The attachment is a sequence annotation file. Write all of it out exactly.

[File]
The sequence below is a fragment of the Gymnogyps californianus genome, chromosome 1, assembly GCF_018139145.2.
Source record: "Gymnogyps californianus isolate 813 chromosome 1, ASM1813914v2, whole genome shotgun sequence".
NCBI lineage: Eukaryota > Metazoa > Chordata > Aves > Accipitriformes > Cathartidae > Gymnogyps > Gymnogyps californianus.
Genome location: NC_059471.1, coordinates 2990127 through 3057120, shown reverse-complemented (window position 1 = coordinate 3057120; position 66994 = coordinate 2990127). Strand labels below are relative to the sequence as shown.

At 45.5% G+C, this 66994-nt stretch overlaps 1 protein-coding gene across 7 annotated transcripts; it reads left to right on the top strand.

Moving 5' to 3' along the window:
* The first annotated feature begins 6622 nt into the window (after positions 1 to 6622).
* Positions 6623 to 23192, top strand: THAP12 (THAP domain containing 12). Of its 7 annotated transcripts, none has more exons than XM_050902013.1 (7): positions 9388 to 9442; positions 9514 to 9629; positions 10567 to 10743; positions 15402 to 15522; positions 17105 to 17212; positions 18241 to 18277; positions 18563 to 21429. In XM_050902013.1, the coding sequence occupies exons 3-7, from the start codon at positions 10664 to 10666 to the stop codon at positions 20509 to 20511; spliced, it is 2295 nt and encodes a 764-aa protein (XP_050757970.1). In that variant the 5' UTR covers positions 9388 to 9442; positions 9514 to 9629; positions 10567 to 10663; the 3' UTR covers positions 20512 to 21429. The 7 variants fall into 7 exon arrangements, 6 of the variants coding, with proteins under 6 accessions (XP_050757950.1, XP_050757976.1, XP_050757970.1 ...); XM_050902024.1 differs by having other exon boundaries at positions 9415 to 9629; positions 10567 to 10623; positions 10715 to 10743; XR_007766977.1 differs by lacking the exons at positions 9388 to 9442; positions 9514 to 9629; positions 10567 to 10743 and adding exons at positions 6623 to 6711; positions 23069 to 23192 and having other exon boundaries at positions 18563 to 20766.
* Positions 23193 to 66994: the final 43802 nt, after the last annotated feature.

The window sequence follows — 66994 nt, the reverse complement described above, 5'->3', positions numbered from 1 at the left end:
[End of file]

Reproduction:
The sequence below is a fragment of the Gymnogyps californianus genome, chromosome 1, assembly GCF_018139145.2.
Source record: "Gymnogyps californianus isolate 813 chromosome 1, ASM1813914v2, whole genome shotgun sequence".
NCBI lineage: Eukaryota > Metazoa > Chordata > Aves > Accipitriformes > Cathartidae > Gymnogyps > Gymnogyps californianus.
Genome location: NC_059471.1, coordinates 2990127 through 3057120, shown reverse-complemented (window position 1 = coordinate 3057120; position 66994 = coordinate 2990127). Strand labels below are relative to the sequence as shown.

At 45.5% G+C, this 66994-nt stretch overlaps 1 protein-coding gene across 7 annotated transcripts; it reads left to right on the top strand.

Moving 5' to 3' along the window:
* The first annotated feature begins 6622 nt into the window (after positions 1 to 6622).
* Positions 6623 to 23192, top strand: THAP12 (THAP domain containing 12). Of its 7 annotated transcripts, none has more exons than XM_050902013.1 (7): positions 9388 to 9442; positions 9514 to 9629; positions 10567 to 10743; positions 15402 to 15522; positions 17105 to 17212; positions 18241 to 18277; positions 18563 to 21429. In XM_050902013.1, the coding sequence occupies exons 3-7, from the start codon at positions 10664 to 10666 to the stop codon at positions 20509 to 20511; spliced, it is 2295 nt and encodes a 764-aa protein (XP_050757970.1). In that variant the 5' UTR covers positions 9388 to 9442; positions 9514 to 9629; positions 10567 to 10663; the 3' UTR covers positions 20512 to 21429. The 7 variants fall into 7 exon arrangements, 6 of the variants coding, with proteins under 6 accessions (XP_050757950.1, XP_050757976.1, XP_050757970.1 ...); XM_050902024.1 differs by having other exon boundaries at positions 9415 to 9629; positions 10567 to 10623; positions 10715 to 10743; XR_007766977.1 differs by lacking the exons at positions 9388 to 9442; positions 9514 to 9629; positions 10567 to 10743 and adding exons at positions 6623 to 6711; positions 23069 to 23192 and having other exon boundaries at positions 18563 to 20766.
* Positions 23193 to 66994: the final 43802 nt, after the last annotated feature.

The window sequence follows — 66994 nt, the reverse complement described above, 5'->3', positions numbered from 1 at the left end: